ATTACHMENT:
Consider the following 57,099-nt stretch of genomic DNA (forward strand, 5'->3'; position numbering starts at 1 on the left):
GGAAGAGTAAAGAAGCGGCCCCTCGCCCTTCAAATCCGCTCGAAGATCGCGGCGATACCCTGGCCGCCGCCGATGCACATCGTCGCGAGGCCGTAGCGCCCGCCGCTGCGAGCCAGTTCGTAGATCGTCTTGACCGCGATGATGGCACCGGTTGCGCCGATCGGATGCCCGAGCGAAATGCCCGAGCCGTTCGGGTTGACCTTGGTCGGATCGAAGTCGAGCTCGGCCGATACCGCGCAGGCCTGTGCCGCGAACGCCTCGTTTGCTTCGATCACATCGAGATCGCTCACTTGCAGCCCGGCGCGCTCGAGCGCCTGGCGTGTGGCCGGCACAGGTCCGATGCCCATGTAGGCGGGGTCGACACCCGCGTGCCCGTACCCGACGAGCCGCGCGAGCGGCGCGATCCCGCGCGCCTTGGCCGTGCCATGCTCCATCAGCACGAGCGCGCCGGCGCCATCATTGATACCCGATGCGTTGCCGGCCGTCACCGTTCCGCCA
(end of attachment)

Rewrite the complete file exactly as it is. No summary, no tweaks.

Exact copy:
Consider the following 57,099-nt stretch of genomic DNA (forward strand, 5'->3'; position numbering starts at 1 on the left):
GGAAGAGTAAAGAAGCGGCCCCTCGCCCTTCAAATCCGCTCGAAGATCGCGGCGATACCCTGGCCGCCGCCGATGCACATCGTCGCGAGGCCGTAGCGCCCGCCGCTGCGAGCCAGTTCGTAGATCGTCTTGACCGCGATGATGGCACCGGTTGCGCCGATCGGATGCCCGAGCGAAATGCCCGAGCCGTTCGGGTTGACCTTGGTCGGATCGAAGTCGAGCTCGGCCGATACCGCGCAGGCCTGTGCCGCGAACGCCTCGTTTGCTTCGATCACATCGAGATCGCTCACTTGCAGCCCGGCGCGCTCGAGCGCCTGGCGTGTGGCCGGCACAGGTCCGATGCCCATGTAGGCGGGGTCGACACCCGCGTGCCCGTACCCGACGAGCCGCGCGAGCGGCGCGATCCCGCGCGCCTTGGCCGTGCCATGCTCCATCAGCACGAGCGCGCCGGCGCCATCATTGATACCCGATGCGTTGCCGGCCGTCACCGTTCCGCCA